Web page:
General principles—lump sum orders
General principles—lump sum orders

The following Family practice note provides comprehensive and up to date legal information covering:

  • General principles—lump sum orders
  • Court’s powers
  • Remarriage
  • Delay
  • Interim lump sum orders
  • Lump sum orders in favour of a child
  • Statutory charge
  • Variation

This Practice Note sets out the general principles to be applied by the court when considering whether to make a lump sum order within financial proceedings, including as to the impact of remarriage, any delay in making an application and variation. It also provides guidance on interim lump sum orders and lump sum orders in favour of children of the marriage or civil partnership.

Under section 23(1) of the Matrimonial Causes Act 1973 (MCA 1973) and Schedule 5 Part 1 to the Civil Partnership Act 2004 (CPA 2004), the court may make an order for such lump sum or sums as may be specified on the granting of a decree/order of divorce/dissolution, a decree/order of nullity or a decree of judicial separation or civil partnership separation order or at any time thereafter. The orders will not take effect until decree absolute/a final decree/order has been granted.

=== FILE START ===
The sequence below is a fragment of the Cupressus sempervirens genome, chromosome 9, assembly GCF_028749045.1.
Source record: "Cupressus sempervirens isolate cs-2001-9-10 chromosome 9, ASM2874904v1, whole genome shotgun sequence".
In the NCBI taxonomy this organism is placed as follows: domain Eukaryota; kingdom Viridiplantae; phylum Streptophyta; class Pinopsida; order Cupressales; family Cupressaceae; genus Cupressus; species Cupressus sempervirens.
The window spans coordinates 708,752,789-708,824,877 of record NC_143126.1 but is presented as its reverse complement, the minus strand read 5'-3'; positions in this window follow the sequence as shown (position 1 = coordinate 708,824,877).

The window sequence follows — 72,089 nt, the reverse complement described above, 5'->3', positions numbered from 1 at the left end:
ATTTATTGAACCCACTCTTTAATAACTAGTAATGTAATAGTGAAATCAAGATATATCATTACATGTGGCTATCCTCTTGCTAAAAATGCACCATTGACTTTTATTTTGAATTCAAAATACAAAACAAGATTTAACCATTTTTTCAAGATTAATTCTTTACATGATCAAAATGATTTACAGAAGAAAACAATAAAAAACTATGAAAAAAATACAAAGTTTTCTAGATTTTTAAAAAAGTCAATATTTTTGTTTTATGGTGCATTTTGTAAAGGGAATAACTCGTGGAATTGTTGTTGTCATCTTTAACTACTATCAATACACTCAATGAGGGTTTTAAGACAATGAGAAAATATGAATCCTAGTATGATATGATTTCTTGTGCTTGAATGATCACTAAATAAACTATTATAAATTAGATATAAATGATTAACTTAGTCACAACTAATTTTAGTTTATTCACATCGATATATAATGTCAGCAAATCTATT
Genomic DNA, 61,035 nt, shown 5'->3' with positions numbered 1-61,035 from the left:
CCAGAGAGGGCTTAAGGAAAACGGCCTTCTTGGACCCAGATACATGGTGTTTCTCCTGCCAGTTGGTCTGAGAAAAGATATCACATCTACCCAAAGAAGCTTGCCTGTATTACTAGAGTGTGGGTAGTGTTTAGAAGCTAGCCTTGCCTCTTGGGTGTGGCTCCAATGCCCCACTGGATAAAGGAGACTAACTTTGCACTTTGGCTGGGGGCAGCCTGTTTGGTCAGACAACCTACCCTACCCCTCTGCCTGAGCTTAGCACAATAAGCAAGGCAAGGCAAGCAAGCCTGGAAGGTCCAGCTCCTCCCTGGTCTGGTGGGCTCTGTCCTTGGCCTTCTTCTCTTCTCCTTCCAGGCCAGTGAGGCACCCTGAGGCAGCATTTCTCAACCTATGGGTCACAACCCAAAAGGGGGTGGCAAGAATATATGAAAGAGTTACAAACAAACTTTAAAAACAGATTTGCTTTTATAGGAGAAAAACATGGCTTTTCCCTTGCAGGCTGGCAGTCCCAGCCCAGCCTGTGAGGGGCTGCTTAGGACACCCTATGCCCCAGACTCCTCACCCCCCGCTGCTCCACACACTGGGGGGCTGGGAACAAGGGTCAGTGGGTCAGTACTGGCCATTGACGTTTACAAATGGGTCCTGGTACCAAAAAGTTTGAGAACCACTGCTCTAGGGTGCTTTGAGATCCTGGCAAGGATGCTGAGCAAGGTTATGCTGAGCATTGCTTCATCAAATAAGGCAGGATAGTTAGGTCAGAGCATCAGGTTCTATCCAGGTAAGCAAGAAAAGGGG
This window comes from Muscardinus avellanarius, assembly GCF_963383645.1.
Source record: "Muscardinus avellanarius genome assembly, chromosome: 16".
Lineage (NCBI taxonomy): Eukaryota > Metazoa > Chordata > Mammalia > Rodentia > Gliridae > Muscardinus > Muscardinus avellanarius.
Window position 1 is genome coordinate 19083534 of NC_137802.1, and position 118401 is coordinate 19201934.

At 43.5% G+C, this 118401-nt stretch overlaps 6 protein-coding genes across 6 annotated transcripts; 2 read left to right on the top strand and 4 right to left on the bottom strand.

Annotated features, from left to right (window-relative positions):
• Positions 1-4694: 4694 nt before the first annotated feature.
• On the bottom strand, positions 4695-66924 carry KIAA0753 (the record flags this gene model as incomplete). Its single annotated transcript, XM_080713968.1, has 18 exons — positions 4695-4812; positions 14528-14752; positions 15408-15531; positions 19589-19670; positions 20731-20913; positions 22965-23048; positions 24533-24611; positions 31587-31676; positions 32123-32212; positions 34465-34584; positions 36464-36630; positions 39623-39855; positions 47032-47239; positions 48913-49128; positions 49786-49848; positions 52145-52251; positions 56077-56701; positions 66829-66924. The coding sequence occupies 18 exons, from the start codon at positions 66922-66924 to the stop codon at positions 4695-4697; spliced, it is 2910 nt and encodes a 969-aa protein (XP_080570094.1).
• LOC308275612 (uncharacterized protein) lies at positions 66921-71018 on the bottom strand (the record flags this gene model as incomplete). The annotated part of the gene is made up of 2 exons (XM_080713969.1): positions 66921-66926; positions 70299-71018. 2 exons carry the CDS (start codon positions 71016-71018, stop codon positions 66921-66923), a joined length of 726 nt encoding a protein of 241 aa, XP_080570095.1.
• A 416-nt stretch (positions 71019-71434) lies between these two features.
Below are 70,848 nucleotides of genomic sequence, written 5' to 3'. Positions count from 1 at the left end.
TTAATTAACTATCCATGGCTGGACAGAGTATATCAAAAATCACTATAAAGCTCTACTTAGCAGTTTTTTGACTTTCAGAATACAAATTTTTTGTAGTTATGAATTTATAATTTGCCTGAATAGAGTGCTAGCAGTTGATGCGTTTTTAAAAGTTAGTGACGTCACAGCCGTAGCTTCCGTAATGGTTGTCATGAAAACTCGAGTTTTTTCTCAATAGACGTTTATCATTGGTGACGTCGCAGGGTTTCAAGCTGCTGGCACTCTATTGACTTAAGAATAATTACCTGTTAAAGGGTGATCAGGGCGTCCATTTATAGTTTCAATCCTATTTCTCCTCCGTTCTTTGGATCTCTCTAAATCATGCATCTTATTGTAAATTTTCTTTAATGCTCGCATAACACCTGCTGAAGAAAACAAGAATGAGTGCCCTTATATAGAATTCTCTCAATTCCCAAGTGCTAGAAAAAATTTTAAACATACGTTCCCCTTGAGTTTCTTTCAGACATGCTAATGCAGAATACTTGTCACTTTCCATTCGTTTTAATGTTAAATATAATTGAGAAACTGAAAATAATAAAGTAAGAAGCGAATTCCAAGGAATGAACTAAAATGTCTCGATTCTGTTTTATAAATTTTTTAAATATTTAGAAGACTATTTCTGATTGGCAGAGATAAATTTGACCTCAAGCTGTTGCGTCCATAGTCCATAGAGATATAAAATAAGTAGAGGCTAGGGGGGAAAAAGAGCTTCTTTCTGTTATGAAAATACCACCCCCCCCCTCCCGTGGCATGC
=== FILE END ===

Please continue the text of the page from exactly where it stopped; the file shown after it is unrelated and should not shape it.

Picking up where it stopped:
Only a single lump sum order may be made, although that order, where appropriate, may include provision for the payment of more than one lump sum, for example where one sum is to be paid immediately and a further sum to be paid upon the happening of a future event, or an immediate sum to be followed by a series of lump sum payments. In Hutchings-Whelan v Hutchings, McFarlane LJ (as he then was) stated in relation to lump sum

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